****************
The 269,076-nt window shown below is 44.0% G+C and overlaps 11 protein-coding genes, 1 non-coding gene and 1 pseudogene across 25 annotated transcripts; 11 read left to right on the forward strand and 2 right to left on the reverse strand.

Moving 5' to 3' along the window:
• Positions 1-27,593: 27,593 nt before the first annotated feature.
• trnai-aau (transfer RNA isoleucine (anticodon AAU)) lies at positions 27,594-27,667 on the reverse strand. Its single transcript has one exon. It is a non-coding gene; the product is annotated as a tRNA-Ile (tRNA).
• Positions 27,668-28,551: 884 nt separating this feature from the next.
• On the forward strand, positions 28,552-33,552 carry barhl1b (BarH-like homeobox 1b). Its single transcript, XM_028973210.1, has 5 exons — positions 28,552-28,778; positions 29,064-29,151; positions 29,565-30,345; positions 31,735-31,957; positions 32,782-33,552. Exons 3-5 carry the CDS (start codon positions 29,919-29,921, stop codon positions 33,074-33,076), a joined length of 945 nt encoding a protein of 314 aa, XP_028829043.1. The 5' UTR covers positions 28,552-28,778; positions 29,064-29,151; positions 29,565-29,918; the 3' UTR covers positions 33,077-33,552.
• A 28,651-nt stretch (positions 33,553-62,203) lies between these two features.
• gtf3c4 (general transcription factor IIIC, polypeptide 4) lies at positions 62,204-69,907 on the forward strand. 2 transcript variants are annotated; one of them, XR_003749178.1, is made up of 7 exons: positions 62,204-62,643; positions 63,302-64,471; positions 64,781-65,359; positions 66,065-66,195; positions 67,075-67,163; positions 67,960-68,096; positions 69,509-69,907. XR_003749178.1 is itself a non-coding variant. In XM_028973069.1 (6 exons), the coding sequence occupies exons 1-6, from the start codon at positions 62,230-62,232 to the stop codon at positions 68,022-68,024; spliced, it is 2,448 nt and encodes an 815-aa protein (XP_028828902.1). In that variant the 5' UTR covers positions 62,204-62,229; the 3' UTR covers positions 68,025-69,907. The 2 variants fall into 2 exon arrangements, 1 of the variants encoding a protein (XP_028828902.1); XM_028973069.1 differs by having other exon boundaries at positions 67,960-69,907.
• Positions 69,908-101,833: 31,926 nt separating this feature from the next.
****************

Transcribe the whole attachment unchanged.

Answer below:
The 269,076-nt window shown below is 44.0% G+C and overlaps 11 protein-coding genes, 1 non-coding gene and 1 pseudogene across 25 annotated transcripts; 11 read left to right on the forward strand and 2 right to left on the reverse strand.

Moving 5' to 3' along the window:
• Positions 1-27,593: 27,593 nt before the first annotated feature.
• trnai-aau (transfer RNA isoleucine (anticodon AAU)) lies at positions 27,594-27,667 on the reverse strand. Its single transcript has one exon. It is a non-coding gene; the product is annotated as a tRNA-Ile (tRNA).
• Positions 27,668-28,551: 884 nt separating this feature from the next.
• On the forward strand, positions 28,552-33,552 carry barhl1b (BarH-like homeobox 1b). Its single transcript, XM_028973210.1, has 5 exons — positions 28,552-28,778; positions 29,064-29,151; positions 29,565-30,345; positions 31,735-31,957; positions 32,782-33,552. Exons 3-5 carry the CDS (start codon positions 29,919-29,921, stop codon positions 33,074-33,076), a joined length of 945 nt encoding a protein of 314 aa, XP_028829043.1. The 5' UTR covers positions 28,552-28,778; positions 29,064-29,151; positions 29,565-29,918; the 3' UTR covers positions 33,077-33,552.
• A 28,651-nt stretch (positions 33,553-62,203) lies between these two features.
• gtf3c4 (general transcription factor IIIC, polypeptide 4) lies at positions 62,204-69,907 on the forward strand. 2 transcript variants are annotated; one of them, XR_003749178.1, is made up of 7 exons: positions 62,204-62,643; positions 63,302-64,471; positions 64,781-65,359; positions 66,065-66,195; positions 67,075-67,163; positions 67,960-68,096; positions 69,509-69,907. XR_003749178.1 is itself a non-coding variant. In XM_028973069.1 (6 exons), the coding sequence occupies exons 1-6, from the start codon at positions 62,230-62,232 to the stop codon at positions 68,022-68,024; spliced, it is 2,448 nt and encodes an 815-aa protein (XP_028828902.1). In that variant the 5' UTR covers positions 62,204-62,229; the 3' UTR covers positions 68,025-69,907. The 2 variants fall into 2 exon arrangements, 1 of the variants encoding a protein (XP_028828902.1); XM_028973069.1 differs by having other exon boundaries at positions 67,960-69,907.
• Positions 69,908-101,833: 31,926 nt separating this feature from the next.